Review – Four Lions

Originally Printed in The Portland Mercury 11/11/10

FOUR LIONS humanizes terrorism.

Don’t misunderstand: This is a very different statement than “Four Lions makes terrorism understandable and sympathetic.” I mean to say that Four Lions does, in fact, humanize terrorism, by reminding the audience that human beings can be incomprehensibly dumb and clumsy animals. One has to be a special sort of idiot to think dressing in a Teenage Mutant Ninja Turtle costume to suicide bomb a charity fun-run is going to win you any sort of heavenly reward, but this is the humanity Four Lions concerns itself with, and those are the sorts of terrorist plots incompetently employed, and these are the confused, chucklefucked faces of terrorism.

The Three Stooges seem to be a big influence on writer/director Christopher Morris’ film—along with British comedies like The Thick of It and The Office—and like those old Stooges shorts, Four Lions’ plot is just a skeleton to hold up numerous and brilliant gags. Omar (Riz Ahmed) is disillusioned about Western influence on Muslim culture; to combat it, he becomes the mujahideen equivalent of a Juggalo, a wannabe who can’t spare the time or the thought it would take to understand why he does the things he does. Omar gathers a group of his friends, and together, they try to strike a blow against the West on their own turf. They suck at it. Hard.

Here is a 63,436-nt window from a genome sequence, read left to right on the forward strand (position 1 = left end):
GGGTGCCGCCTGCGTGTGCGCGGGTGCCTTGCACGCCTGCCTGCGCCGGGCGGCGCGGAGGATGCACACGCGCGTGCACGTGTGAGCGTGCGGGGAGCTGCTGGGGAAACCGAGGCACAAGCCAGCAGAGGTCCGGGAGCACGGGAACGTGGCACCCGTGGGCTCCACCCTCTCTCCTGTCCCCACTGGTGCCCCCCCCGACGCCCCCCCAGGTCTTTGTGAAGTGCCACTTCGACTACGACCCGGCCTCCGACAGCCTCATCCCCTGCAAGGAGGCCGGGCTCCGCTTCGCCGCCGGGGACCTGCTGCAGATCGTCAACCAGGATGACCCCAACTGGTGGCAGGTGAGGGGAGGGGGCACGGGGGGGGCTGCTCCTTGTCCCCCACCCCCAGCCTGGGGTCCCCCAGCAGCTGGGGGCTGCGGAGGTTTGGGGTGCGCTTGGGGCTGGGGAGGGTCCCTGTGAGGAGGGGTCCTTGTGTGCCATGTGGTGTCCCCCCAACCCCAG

There is, of course, a political element to the movie, but the film isn’t too concerned with that, nor is it concerned with stepping down to focus on message moments, à la Matt Stone and Trey Parker. That would detract from the joyous reveling Morris takes in punishing the stupid for their sins against intelligence.  Every “threatening” video is rendered inert by innate buffoonery, every passionate piece of rhetoric is riddled with multiple “bro”s and “buddy”s. Imagine the Situation and Tucker Max as chavs, pretending to be Al-Qaeda for spring break, and getting their nuts stomped for it at every turn.

There is no sympathy to be found in Morris’ ruthless little farce, and the comedy benefits all the more for it. Almost every minute of this film is dedicated to subversion: Plots, expectations, and hopes are all kneecapped in a progression of toweringly stupid fuckups, strung together by slapstick set pieces that are jarringly funny. Four Lions is a rare beast: an understatedly absurdist feel-good satire about terrorists.

Published in: on 12/31/2010 at 1:36 am  Comments Off on Review – Four Lions  
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